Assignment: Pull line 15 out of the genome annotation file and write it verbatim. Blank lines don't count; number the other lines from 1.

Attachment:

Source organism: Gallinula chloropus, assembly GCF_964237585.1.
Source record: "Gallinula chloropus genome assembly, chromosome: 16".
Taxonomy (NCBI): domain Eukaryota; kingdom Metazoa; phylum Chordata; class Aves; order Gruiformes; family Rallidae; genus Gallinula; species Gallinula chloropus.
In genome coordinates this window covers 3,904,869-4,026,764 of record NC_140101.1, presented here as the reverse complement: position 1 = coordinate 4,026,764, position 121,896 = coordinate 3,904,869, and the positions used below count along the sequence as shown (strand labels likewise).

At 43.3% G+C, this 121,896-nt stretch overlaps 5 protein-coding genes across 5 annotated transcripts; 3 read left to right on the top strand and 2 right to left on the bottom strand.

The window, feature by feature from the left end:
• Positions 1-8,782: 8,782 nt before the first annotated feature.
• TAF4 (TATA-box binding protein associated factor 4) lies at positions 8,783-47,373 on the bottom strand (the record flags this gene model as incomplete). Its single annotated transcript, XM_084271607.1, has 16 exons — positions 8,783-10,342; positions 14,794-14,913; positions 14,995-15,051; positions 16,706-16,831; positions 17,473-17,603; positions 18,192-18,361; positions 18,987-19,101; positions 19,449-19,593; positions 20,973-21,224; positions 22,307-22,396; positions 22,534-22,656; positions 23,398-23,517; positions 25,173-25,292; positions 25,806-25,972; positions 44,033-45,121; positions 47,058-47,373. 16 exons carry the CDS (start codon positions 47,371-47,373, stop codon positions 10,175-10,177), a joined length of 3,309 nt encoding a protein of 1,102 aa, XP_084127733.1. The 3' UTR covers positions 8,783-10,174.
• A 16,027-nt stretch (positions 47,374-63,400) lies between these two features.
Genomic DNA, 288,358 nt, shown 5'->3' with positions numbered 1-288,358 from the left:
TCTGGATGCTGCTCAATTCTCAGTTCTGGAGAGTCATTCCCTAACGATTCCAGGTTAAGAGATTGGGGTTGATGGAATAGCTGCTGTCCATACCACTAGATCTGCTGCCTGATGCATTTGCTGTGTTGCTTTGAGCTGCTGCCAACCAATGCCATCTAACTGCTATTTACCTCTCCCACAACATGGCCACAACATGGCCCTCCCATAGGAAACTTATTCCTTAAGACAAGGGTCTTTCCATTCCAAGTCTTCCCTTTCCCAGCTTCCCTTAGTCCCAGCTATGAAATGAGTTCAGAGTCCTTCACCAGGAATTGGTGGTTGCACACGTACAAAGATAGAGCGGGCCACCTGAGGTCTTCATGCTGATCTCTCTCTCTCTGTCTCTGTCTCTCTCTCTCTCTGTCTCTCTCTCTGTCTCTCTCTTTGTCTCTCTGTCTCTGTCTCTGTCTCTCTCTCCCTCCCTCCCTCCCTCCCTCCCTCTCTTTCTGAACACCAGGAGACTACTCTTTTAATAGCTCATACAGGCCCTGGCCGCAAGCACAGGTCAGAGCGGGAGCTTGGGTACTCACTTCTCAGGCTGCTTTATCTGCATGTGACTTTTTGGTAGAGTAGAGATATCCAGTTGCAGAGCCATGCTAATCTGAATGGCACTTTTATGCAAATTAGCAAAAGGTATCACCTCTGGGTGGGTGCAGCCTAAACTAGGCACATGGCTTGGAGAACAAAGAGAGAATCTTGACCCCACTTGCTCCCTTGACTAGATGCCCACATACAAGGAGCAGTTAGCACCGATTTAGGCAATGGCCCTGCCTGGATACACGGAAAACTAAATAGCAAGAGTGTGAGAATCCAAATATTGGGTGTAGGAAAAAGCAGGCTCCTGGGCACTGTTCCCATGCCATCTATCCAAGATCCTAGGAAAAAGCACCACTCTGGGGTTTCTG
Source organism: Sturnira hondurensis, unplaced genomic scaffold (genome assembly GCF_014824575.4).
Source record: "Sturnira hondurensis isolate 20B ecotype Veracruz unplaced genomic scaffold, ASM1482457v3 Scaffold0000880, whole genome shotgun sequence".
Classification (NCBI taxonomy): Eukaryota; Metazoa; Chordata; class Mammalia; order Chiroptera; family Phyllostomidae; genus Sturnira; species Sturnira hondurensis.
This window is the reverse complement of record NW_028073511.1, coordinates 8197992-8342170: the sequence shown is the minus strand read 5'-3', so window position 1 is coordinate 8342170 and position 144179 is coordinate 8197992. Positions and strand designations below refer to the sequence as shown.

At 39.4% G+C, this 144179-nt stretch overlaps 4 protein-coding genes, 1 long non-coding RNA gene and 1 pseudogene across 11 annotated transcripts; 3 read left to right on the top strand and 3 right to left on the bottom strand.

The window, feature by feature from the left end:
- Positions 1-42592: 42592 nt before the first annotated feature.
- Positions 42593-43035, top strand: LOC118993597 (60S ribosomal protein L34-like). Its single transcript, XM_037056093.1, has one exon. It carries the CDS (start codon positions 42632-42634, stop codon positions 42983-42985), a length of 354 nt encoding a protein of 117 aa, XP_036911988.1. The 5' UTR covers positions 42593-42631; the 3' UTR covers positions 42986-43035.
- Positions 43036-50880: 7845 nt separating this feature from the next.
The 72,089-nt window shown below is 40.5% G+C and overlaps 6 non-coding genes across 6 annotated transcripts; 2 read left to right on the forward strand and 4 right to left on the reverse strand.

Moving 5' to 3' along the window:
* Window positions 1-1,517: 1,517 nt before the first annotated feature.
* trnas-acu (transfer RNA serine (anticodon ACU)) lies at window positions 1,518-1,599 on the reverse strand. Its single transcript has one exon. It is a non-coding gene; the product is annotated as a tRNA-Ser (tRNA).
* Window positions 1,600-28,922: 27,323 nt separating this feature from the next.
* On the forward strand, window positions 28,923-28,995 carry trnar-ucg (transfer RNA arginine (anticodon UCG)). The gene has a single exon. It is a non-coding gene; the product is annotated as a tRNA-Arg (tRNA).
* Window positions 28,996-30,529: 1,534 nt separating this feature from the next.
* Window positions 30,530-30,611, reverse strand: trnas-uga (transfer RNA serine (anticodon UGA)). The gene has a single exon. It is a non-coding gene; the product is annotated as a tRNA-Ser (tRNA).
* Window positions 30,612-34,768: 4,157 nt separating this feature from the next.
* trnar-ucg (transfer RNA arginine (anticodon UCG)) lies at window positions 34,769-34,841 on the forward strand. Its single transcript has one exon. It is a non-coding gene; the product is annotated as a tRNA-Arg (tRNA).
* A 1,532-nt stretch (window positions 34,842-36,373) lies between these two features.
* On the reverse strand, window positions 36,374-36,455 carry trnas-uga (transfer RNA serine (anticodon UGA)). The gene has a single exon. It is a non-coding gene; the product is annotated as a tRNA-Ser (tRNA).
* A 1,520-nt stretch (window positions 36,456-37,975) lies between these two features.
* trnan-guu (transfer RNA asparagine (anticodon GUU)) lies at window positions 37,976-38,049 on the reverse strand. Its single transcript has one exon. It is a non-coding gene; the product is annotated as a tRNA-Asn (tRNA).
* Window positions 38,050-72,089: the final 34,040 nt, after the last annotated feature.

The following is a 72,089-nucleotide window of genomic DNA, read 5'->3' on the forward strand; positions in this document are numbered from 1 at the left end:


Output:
This window is the reverse complement of record NW_028073511.1, coordinates 8197992-8342170: the sequence shown is the minus strand read 5'-3', so window position 1 is coordinate 8342170 and position 144179 is coordinate 8197992. Positions and strand designations below refer to the sequence as shown.